Knife Control

In the news surrounding Freddie Gray’s murder and the ensuing outcry in Baltimore, one thing has shocked me.  It’s really sad that only one thing has shocked me.  It ought to shock me that the police would arrest someone without cause and then kill that person while transporting him to jail.  It ought to shock me that the police officers involved would fail to show any remorse for what happened.  And it ought to shock me that the police union and other powers that be would blindly support the police officers involved.  Unfortunately, those are all common enough occurrences that they don’t shock me.  The thing that shocked me was learning about America’s knife laws.
The police officers that arrested Freddie Gray are claiming that they were justified because Gray was carrying an illegal knife.  Let’s ignore the fact that he was not attacking someone with that knife, he was not brandishing it or talking about it or threatening anyone with it.  He was simply carrying it.  When I read that, I started to wonder about what can make a knife illegal.  Did he modify it in some way?  Did he buy it on the black market?  Was it too big?  Too sharp?  Not sharp enough?  This was partly curiosity, and partly practical.  I like to fish, and I have been known to carry knives with me on fishing and camping trips.  Have I been breaking the law?  I know knives can be dangerous, but I try to be safe with them.  I certainly never thought I was doing anything illegal.
Like everything else in the United States, knife laws vary greatly from place to place.  If I understand the law correctly, an automatic knife can be owned in Maryland, but it cannot be carried.  An automatic knife is apparently a knife like a switchblade.  The police are claiming that Gray’s knife was an automatic knife while the lawyers representing Gray’s family say it was not.  They say it was spring assisted, but not automatic.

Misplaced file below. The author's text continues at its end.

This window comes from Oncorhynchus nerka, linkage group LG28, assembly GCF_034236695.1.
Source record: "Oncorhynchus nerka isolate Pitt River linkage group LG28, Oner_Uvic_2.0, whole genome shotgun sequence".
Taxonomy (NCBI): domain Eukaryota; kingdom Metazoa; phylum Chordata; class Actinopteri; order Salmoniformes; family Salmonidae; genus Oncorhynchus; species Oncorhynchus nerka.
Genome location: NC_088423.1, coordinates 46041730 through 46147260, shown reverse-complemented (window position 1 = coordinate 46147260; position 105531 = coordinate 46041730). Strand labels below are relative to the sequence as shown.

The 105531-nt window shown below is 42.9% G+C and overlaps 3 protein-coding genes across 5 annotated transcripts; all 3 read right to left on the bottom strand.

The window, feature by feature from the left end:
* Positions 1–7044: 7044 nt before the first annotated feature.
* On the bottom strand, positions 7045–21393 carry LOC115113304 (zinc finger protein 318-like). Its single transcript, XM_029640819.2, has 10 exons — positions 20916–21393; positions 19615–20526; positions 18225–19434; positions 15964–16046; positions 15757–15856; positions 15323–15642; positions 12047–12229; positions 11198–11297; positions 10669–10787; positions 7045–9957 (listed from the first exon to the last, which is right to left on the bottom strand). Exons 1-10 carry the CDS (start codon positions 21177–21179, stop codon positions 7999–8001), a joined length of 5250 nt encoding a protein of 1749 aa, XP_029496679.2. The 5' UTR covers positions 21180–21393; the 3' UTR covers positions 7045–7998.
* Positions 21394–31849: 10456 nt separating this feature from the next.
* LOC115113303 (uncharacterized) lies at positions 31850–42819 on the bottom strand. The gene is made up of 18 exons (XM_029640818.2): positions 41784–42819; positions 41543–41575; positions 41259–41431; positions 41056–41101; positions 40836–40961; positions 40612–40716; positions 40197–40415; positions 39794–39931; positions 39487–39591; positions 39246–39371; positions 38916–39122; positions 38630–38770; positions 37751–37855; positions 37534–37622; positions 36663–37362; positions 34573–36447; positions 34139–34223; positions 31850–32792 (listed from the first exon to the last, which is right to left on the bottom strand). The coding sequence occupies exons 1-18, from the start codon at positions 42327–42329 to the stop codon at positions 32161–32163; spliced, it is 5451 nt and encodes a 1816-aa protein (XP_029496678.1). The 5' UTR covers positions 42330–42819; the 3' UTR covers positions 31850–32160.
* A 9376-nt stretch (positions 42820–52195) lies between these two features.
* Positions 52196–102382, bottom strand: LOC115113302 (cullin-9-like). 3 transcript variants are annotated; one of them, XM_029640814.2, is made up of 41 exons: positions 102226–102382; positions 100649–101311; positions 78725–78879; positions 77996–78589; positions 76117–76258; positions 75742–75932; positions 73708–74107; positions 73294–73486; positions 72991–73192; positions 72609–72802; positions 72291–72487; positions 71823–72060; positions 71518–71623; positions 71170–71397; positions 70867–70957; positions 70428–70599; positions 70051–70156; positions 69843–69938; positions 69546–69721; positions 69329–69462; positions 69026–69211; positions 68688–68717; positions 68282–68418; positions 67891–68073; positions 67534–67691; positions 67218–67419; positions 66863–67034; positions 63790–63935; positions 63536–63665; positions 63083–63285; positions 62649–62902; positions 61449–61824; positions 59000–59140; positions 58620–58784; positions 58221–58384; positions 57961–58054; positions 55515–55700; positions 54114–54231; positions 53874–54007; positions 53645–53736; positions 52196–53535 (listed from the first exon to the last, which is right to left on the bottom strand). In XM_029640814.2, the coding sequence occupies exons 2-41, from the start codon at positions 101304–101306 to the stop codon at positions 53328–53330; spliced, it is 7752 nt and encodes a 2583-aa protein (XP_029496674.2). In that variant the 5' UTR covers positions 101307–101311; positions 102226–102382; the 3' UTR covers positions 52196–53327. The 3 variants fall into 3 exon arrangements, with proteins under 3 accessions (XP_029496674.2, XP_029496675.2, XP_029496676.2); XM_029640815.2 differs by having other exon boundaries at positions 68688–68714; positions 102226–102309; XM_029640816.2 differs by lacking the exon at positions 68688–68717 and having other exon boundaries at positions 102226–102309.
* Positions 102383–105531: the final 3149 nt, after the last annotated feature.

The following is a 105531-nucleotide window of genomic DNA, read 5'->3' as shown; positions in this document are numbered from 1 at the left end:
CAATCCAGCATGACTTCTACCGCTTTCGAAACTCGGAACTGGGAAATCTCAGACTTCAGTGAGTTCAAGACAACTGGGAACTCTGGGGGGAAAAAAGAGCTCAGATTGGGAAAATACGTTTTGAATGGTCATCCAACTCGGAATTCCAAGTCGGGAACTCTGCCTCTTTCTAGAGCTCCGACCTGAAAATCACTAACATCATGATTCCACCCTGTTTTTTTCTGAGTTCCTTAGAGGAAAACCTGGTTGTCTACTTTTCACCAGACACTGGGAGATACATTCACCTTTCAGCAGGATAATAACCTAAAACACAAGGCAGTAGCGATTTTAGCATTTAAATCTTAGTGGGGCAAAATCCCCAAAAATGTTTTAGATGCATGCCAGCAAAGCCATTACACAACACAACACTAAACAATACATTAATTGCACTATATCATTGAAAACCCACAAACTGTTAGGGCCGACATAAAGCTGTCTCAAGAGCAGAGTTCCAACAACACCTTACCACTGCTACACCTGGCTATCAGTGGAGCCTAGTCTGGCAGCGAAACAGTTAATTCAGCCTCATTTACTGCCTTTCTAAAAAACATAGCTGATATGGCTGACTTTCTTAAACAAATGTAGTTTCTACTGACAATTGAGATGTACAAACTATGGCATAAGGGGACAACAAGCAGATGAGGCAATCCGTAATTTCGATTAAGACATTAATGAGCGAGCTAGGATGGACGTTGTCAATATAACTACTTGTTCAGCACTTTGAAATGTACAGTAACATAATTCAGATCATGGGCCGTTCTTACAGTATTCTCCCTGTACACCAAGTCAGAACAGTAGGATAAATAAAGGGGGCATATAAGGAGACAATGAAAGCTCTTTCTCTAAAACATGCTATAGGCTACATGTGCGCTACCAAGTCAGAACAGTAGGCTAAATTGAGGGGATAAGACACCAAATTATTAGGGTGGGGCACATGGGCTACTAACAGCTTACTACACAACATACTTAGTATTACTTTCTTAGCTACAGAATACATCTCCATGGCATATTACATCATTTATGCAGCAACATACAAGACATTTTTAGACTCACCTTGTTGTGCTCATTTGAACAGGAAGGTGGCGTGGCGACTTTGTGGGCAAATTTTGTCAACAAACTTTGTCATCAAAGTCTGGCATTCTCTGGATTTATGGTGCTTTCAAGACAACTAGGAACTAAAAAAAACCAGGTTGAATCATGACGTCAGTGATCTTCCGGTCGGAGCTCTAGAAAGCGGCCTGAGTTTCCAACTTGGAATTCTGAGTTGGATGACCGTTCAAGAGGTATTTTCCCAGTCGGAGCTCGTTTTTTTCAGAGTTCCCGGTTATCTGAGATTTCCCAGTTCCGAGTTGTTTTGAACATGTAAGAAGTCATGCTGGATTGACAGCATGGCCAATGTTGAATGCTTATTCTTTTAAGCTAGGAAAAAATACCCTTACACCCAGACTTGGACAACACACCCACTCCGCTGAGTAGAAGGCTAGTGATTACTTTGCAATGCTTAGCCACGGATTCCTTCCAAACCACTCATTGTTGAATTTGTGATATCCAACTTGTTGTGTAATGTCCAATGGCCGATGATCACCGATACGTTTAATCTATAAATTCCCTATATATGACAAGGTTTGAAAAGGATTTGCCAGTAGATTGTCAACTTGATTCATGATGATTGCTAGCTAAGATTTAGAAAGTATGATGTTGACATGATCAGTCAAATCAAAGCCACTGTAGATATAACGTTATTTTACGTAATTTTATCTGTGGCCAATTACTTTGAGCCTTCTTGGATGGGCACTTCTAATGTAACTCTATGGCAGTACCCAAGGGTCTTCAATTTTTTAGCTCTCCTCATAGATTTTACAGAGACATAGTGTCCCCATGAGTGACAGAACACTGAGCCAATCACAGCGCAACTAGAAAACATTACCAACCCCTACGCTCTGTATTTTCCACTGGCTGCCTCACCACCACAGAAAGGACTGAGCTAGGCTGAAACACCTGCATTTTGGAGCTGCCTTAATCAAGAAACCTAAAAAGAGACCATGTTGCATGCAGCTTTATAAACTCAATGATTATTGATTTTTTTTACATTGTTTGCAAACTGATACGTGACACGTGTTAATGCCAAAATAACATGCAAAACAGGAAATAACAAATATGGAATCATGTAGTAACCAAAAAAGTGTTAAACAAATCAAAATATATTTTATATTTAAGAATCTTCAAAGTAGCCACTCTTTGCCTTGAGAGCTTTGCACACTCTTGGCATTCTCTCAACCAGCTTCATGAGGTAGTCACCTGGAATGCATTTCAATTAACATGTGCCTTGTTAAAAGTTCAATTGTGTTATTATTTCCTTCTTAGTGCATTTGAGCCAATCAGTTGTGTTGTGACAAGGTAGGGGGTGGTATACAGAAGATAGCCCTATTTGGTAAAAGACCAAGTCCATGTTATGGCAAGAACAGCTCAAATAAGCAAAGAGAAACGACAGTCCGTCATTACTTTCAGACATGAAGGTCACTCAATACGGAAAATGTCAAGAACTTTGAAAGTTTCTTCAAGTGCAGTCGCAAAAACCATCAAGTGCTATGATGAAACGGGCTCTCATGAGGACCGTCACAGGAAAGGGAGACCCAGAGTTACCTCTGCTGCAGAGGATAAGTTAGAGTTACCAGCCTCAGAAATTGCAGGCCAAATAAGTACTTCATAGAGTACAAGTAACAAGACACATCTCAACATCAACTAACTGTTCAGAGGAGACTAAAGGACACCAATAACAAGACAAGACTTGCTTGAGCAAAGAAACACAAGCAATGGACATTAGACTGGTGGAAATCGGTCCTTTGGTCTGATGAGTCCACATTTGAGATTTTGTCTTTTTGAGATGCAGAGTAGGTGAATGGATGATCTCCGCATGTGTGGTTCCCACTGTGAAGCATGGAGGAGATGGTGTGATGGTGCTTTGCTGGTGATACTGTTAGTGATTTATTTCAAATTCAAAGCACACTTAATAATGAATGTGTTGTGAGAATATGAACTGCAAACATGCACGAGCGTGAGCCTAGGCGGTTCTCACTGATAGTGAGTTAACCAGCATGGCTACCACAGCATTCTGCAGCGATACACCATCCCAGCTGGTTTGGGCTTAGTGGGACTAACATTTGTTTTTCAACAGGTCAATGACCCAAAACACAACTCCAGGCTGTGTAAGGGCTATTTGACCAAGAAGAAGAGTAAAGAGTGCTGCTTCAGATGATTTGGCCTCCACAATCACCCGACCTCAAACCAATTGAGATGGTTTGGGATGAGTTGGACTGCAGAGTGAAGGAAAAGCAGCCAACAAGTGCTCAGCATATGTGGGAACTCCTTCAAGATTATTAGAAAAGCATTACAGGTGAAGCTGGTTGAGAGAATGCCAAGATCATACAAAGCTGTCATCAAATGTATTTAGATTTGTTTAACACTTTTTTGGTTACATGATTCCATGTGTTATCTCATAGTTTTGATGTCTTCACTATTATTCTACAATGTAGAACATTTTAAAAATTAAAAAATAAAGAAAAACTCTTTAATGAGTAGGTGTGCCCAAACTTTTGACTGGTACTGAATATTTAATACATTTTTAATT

I think it was the phrase “automatic knife” that got my attention.  It seems that the reasoning behind the illegality of carrying an automatic knife is that it’s sole use is as a weapon.  The same is true of stilettos and even brass knuckles.  This would seem to be sound reasoning until the moment we remember that guns are weapons, too.
Every time there is a law restricting guns, people, led by the NRA, go crazy.  It is supposedly an infringement of our second amendment rights to disallow carrying handguns or requiring a license for concealed carry or banning large magazines or banning automatic guns.  But, the thing is, none of those things have any use other than as weapons.  The NRA argues that they are used for self-defense, but why can’t a switchblade be used for self-defense?
The second amendment says, “A well regulated Militia, being necessary to the security of a free State, the right of the people to keep and bear Arms, shall not be infringed.”  It doesn’t say a word about guns.  It just says arms.  That would include swords, knives and bayonets, especially when looked at from the point of view of the founding fathers.  It is incredible to me that the courts and legislatures allow sensible knife control when they steadfastly refuse to have sensible gun control.  At least I’ve now done a little research and know that I have not been acting illegally.  In my state, it is legal for hunters and fishermen to carry knives, provided those knives are being used for hunting or fishing.

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